Novi's Krygier twins drafted together, will play at MSU together
Cole, left, and Christian Krygier, who will play at MSU, will join their older brother and two sisters as D1 athletes.
The fact that twins Cole and Christian Krygier of Novi were selected in the same NHL draft, only five picks apart, is not the only noteworthy part of their story.
They are only the second set of brothers ever taken in the same NHL draft; the first were Sweden’s Henrik and Daniel Sedin.
Their father, Todd Krygier, played nine seasons in the NHL for the Hartford Whalers (now Carolina Hurricanes), Washington Capitals and Anaheim Mighty Ducks. He’s also been a High School, Junior and College Hockey coach.
And they are two of five children who all reached the level of Division I college sports.
As Todd and Kim Krygier were raising their family, they had a simple mandate for their children when they signed them up for sports: Work hard. Compete. Strive to be better people than athletes.
“We don’t live our lives through our kids,” Todd, who scored 100 goals as a left wing in 543 NHL games from 1989-90 to 1997-98, told USA Hockey Magazine. “We support them and enjoy them, and we’re proud of all of them for what they’ve done in sports and academics. But it’s up to them to accomplish what they’re going to do.
“We never put a huge emphasis on them playing Division I. It just kind of happened because their sports have been their passions.”
Todd coached Novi High School to its only state championship – Division 1, 2011. He also coached the Muskegon Lumberjacks of the USHL and is an assistant coach at Western Michigan.
The twins’ older brother, Brock Krygier, played three seasons of hockey at Michigan State and a fourth at Arizona State and is scheduled to begin medical school this fall. Natalie Krygier played one season of soccer at Todd’s alma mater, the University of Connecticut, and three at the University of Iowa. And Grace recently began her freshman season of soccer at the University of Wisconsin.
“It’s a little crazy when the whole family is together, because we’re all so competitive and we’re always kind of battling, so it can get a little heated,” said Christian, who was taken with the 196th pick by the New York Islanders in June. “There’s never a dull moment in our house. It’s just kind of how our family is made up.
“With both hockey and soccer, you have to put in a lot of time and effort away from the rink or the field. When we were little, there was never a time when my sisters weren’t helping us with hockey or we weren’t helping them with soccer. Through everything and how competitive we were, we always supported one another.”
Cole was selected by the Florida Panthers with the 201st pick. Both are defensemen and are 6-3, 192 pounds.
The other brothers, the Sedens, were taken by the Vancouver Canucks in the first round (second and third picks) in 1999. They both retired at the end of the 2017-18 season.
The 18-year-old Krygier brothers originally committed to playing at Wisconsin but then changed their minds. After being released from their letter of intent by Wisconsin coach and former Detroit assistant coach Tony Granato, they moved on to Lansing and will be on the blue line for Michigan State when the 2018-19 College season begins.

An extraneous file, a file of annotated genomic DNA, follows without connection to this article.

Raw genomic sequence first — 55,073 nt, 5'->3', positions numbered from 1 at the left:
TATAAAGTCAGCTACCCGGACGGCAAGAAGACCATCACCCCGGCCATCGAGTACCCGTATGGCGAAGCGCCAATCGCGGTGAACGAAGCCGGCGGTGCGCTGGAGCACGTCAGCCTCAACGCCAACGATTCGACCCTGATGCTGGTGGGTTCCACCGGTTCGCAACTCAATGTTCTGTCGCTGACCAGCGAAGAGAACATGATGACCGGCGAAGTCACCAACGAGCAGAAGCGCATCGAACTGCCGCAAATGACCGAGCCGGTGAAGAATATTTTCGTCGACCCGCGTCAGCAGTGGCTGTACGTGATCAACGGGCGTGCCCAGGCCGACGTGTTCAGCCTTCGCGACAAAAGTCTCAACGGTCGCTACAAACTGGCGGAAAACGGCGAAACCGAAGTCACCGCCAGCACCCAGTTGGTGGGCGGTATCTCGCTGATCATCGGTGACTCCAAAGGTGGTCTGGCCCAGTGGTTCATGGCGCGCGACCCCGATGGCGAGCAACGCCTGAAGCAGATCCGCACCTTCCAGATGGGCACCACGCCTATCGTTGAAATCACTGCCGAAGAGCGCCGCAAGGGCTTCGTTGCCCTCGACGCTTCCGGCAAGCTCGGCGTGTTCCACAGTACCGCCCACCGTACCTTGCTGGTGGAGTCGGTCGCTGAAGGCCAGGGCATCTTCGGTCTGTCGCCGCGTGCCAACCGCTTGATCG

Both were drafted from the Lincoln (Neb.) Stars of the USHL. During their time with the team, the twins did everything together. They billeted together, shared a car and played on the same defensive pairing for the second part of last season.
“At the start of the season, we weren’t really playing together, and our team wasn’t doing really well," Christian told www.hometownlife.com. “And then they kind of made some changes, changed some stuff up. They actually put us together, kind of almost like expecting us to not do very well together.
“And then we kind of turned it on, came together and actually became a lot closer playing together, which was pretty cool because it was more than just playing for ourselves. It was more playing for each other throughout the season, because we both wanted to do well and we were both on the ice together. It actually became a really tight bond … with communication and play, stuff like that. It was a pretty cool process."
But like so many other siblings, they also regularly antagonize each other, many times on purpose.
“It’s more knowing how to get on his nerves and doing it,” Christian said. “We’re always going at it – we’re brothers.”
Cole, who was born five minutes before his twin brother, and Christian also take full advantage of the fact that their father played in the NHL – though they were not born until after his career was over – and is a longtime coach.
"It helps a lot to have a guy to go to, let alone your dad, who has gone through it and knows what it's like," Cole said. "Any advice he gives, we'll take it and use it to the best of our abilities because obviously he understands from a playing standpoint and a coaching standpoint.
"He just wants us to go out and play and not focus so much on who's watching or what's happening. Just go out, play and have fun. If you're not having fun, it's probably not going to end up too well for you."
The two are both good skaters and physical, defense-first defensemen who have to work on their puck skills in order to keep progressing in their careers.
"Obviously, we're both kind of bigger, strong guys, so we are defensive-minded, but we like to get up in the rush and play, kind of that fourth forward kind of thing," Christian said. "I'd say we have a pretty similar style of game."
Not exactly the like the Sedins’ kind of game, but so far, good enough.